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How to Build Your Own Rat Playpen

By Deborah Stephenson

Comstock/Comstock/Getty Images

Keeping a pet rat is a responsibility that includes providing exercise as well as food, water and health care. A playpen enriches your rat's mental and emotional health, as well as her physical well-being, so you want to stimulate her mind with interactive toys and excite her curiosity with a changeable environment. Whether the pen is large enough for you to sit inside with her, or only rat-sized depends upon available space, but make the biggest pen you have room for. Use something she cannot climb over or chew through, so she can explore in safety.

Simple Portable Playpen

Step 1

Cut four panels of 1/4-inch wire mesh using wire cutters or tin snips. Any convenient length is fine, but they all should be the same, to make storage easier, and a minimum of 4 feet high to prevent your rat jumping over.

Step 2

Place two panels together with all the edges lined up. Attach hog rings through both panels along one side edge to hinge the panels together, using hog ring pliers. For safety, file away any sharp points with a metal file. Repeat with the other two panels.

Step 3

Open up the two pairs of hinged panels so they lie flat, and stack one pair on top of the other. Hinge one end of the panels together as before, using hog rings along one edge.

Step 4

Stand all the panels up in the room where you want to use it, and arrange them to form a square. You will have one open corner at this point to use for accessing the interior for placing a rug, blankets or cardboard “flooring,” and to arrange toys.

Step 5

Attach double-end snap hooks to the top and bottom of the fourth corner to hold it shut while your rat is in her playpen.

Step 6

Undo the hooks, fold the panels together so they lie flat, and store it under a bed, or hang it out of the way on a basement or garage wall when playtime is over.

Cage-Style Permanent Playpen

Step 1

Cut and assemble wire mesh panels as for the portable playpen, but set it up and fasten the fourth corner together permanently with hog rings instead of double-ended snap hooks.

Step 2

Cut a ¾-inch sheet of plywood to the same length measurements as the wire enclosure. For example if your panels measure 4 feet long in both directions, use a 4-by-4 foot piece of plywood.

Step 3

Set the wire enclosure over the piece of plywood so that the wire fits snugly over the sides of the wood for fastening. Attach the wire to the plywood every 3 or 4 inches all the way around the perimeter using a staple gun with heavy-duty staples.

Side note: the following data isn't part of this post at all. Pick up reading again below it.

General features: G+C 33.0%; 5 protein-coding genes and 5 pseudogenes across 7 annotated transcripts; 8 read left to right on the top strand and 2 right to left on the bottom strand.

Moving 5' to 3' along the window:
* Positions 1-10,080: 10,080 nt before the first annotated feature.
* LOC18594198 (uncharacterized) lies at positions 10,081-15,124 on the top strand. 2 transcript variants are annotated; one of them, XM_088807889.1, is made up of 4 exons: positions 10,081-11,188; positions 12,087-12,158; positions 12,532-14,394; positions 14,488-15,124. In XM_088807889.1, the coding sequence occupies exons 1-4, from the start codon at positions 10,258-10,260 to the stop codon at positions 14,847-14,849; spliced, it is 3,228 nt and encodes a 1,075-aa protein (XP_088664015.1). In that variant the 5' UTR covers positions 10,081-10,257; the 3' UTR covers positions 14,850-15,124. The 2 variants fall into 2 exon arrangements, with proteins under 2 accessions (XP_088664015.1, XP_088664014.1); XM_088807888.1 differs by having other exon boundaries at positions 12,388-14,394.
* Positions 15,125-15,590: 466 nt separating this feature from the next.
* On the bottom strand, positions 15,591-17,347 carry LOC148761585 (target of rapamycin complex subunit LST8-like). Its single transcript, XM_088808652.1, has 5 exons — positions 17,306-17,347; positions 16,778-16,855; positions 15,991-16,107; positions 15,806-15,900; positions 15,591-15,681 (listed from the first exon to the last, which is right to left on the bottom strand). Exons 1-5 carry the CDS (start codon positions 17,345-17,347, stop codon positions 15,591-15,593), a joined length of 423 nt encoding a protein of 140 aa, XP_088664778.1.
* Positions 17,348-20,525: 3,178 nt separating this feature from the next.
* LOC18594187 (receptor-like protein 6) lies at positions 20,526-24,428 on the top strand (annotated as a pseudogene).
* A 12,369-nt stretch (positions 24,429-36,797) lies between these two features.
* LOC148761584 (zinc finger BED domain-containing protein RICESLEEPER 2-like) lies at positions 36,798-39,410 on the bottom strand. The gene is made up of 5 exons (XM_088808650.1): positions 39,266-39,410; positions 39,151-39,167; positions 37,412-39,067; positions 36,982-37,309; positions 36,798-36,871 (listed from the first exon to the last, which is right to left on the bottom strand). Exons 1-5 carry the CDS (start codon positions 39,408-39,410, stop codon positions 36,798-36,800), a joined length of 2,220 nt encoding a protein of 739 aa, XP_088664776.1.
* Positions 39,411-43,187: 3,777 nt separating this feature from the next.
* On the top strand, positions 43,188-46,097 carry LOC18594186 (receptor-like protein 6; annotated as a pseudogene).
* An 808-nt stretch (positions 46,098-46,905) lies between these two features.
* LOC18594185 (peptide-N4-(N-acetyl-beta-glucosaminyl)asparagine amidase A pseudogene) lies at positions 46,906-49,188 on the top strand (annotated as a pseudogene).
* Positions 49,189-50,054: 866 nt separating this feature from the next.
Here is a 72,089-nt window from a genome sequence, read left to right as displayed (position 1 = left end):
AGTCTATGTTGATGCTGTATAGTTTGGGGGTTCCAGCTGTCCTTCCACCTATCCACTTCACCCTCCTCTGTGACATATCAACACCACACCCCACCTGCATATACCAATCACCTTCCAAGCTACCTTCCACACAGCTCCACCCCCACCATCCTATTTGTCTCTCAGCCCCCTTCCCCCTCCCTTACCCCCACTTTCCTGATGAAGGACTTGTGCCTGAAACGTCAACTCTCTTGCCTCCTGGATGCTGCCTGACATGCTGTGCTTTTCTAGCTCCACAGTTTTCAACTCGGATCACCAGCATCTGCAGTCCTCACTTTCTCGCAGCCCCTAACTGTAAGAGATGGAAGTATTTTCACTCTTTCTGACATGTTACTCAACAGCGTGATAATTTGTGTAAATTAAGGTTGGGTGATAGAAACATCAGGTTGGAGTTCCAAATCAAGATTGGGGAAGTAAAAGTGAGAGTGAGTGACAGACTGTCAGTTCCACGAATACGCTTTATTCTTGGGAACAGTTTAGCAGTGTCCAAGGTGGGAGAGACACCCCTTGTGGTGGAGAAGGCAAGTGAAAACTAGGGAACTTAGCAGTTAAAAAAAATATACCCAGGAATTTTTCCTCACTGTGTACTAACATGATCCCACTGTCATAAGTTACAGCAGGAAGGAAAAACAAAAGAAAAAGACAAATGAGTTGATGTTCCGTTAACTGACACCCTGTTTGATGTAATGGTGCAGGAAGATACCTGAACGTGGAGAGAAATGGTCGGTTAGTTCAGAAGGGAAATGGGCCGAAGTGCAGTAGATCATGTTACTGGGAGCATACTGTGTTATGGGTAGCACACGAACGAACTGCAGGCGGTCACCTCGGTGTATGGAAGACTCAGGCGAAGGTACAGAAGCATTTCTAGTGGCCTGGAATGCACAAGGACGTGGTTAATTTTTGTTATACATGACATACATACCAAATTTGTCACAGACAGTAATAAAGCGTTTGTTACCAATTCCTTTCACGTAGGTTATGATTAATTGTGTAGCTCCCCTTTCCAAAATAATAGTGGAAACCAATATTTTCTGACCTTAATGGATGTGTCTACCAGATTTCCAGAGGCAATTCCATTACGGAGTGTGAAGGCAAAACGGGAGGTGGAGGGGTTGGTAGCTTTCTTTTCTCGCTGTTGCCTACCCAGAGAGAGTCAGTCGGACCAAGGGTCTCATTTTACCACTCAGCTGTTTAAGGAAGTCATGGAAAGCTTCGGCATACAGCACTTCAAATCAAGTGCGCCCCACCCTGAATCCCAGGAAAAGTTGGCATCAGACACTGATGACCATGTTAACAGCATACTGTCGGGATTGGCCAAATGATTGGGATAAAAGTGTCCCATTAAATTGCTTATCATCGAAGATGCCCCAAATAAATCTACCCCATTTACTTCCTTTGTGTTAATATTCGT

Step 4

Cut a piece of scrap carpet or thick cardboard to fit the enclosure. This provides traction for little feet and makes accidents easier to clean up.

Step 5

Add an optional wire “roof” to keep your furry babies safely inside when you cannot be in the room, by cutting another piece of wire mesh and hinging it with hog rings on one side. Keep it in place using double-sided snap hooks or wire twist ties on the other three sides as needed.

Items you will need

  • 1/4-inch wire mesh, 4 feet tall
  • Wire cutters or tin snips
  • 11/16-inch galvanized or steel hog rings
  • Hog ring pliers
  • Metal file
  • 2, 2-inch Double-ended snap hooks
  • ¾-inch thick plywood
  • Heavy-duty staples
  • Staple gun
  • Wire twist ties, optional


  • 💡 Pipes with elbows and tees make ideal, easy to clean rat tunnels, but you can make do with cardboard boxes, oatmeal containers and similar throw-away objects. An exercise wheel is a must-have -- 11 inches in diameter is the best size for rats.
  • 💡 For those who prefer not to use wire for rat enclosures, these plans also will work with wood, plastic, or even cardboard panels. Simply drill or punch holes to put hog rings through, or use zip ties as fasteners.


  • Like all rodents, rats love to chew, and will demolish the toys available to them quickly. Use safe toys. Never put things made of toxic substances into a rat's cage.
  • Note: PVC is a toxic substance, but it generally is considered inert and safe once molded into it's final shape, and since it is used widely in plumbing to carry potable water, it's probably quite safe for your rat. However, metal or ceramic pipe probably is safer for your rat to play in, if you can find it in larger sizes.

Photo Credits

  • Comstock/Comstock/Getty Images